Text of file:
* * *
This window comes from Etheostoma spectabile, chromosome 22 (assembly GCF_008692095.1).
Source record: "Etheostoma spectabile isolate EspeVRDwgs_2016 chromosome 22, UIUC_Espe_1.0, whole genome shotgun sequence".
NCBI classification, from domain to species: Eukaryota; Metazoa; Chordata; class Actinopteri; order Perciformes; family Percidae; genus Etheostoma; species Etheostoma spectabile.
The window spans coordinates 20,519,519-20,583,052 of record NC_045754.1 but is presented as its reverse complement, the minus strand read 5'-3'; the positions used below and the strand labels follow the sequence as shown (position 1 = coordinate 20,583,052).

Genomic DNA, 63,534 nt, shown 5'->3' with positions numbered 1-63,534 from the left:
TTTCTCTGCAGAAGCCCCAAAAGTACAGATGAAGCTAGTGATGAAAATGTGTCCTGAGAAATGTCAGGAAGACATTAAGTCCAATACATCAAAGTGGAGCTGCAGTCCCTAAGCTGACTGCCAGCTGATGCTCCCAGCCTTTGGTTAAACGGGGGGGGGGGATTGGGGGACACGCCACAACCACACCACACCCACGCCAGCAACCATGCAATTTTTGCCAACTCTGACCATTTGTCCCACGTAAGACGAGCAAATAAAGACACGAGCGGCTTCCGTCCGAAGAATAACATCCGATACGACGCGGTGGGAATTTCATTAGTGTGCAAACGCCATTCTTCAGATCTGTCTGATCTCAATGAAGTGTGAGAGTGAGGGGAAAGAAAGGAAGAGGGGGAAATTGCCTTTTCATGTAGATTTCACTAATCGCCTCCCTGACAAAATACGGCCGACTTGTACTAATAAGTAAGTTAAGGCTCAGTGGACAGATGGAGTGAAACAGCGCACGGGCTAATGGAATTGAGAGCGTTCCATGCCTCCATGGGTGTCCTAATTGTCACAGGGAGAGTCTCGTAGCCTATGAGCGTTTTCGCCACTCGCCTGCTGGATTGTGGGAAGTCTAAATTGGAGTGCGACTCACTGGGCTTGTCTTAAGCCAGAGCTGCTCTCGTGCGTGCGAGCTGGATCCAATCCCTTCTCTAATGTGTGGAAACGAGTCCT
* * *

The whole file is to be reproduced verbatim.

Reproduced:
This window comes from Etheostoma spectabile, chromosome 22 (assembly GCF_008692095.1).
Source record: "Etheostoma spectabile isolate EspeVRDwgs_2016 chromosome 22, UIUC_Espe_1.0, whole genome shotgun sequence".
NCBI classification, from domain to species: Eukaryota; Metazoa; Chordata; class Actinopteri; order Perciformes; family Percidae; genus Etheostoma; species Etheostoma spectabile.
The window spans coordinates 20,519,519-20,583,052 of record NC_045754.1 but is presented as its reverse complement, the minus strand read 5'-3'; the positions used below and the strand labels follow the sequence as shown (position 1 = coordinate 20,583,052).

Genomic DNA, 63,534 nt, shown 5'->3' with positions numbered 1-63,534 from the left:
TTTCTCTGCAGAAGCCCCAAAAGTACAGATGAAGCTAGTGATGAAAATGTGTCCTGAGAAATGTCAGGAAGACATTAAGTCCAATACATCAAAGTGGAGCTGCAGTCCCTAAGCTGACTGCCAGCTGATGCTCCCAGCCTTTGGTTAAACGGGGGGGGGGGATTGGGGGACACGCCACAACCACACCACACCCACGCCAGCAACCATGCAATTTTTGCCAACTCTGACCATTTGTCCCACGTAAGACGAGCAAATAAAGACACGAGCGGCTTCCGTCCGAAGAATAACATCCGATACGACGCGGTGGGAATTTCATTAGTGTGCAAACGCCATTCTTCAGATCTGTCTGATCTCAATGAAGTGTGAGAGTGAGGGGAAAGAAAGGAAGAGGGGGAAATTGCCTTTTCATGTAGATTTCACTAATCGCCTCCCTGACAAAATACGGCCGACTTGTACTAATAAGTAAGTTAAGGCTCAGTGGACAGATGGAGTGAAACAGCGCACGGGCTAATGGAATTGAGAGCGTTCCATGCCTCCATGGGTGTCCTAATTGTCACAGGGAGAGTCTCGTAGCCTATGAGCGTTTTCGCCACTCGCCTGCTGGATTGTGGGAAGTCTAAATTGGAGTGCGACTCACTGGGCTTGTCTTAAGCCAGAGCTGCTCTCGTGCGTGCGAGCTGGATCCAATCCCTTCTCTAATGTGTGGAAACGAGTCCT